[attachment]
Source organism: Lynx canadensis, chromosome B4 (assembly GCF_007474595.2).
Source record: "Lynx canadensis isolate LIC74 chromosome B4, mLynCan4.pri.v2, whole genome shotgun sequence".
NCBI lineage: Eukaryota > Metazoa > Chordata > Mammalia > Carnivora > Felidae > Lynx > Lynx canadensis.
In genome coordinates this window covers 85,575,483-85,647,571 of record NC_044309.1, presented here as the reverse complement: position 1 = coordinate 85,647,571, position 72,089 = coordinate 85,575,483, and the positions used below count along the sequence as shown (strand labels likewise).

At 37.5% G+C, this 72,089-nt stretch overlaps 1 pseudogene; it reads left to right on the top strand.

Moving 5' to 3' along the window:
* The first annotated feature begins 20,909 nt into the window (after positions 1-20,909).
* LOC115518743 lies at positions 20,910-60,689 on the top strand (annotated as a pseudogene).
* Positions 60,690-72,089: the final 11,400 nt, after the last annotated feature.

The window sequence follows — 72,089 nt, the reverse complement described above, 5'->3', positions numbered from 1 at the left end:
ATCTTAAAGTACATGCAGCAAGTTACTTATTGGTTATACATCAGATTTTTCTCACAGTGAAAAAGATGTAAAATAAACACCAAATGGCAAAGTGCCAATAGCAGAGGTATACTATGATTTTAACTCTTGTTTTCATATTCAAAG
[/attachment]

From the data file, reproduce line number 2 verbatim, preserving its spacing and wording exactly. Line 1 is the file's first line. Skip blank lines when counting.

Source record: "Lynx canadensis isolate LIC74 chromosome B4, mLynCan4.pri.v2, whole genome shotgun sequence".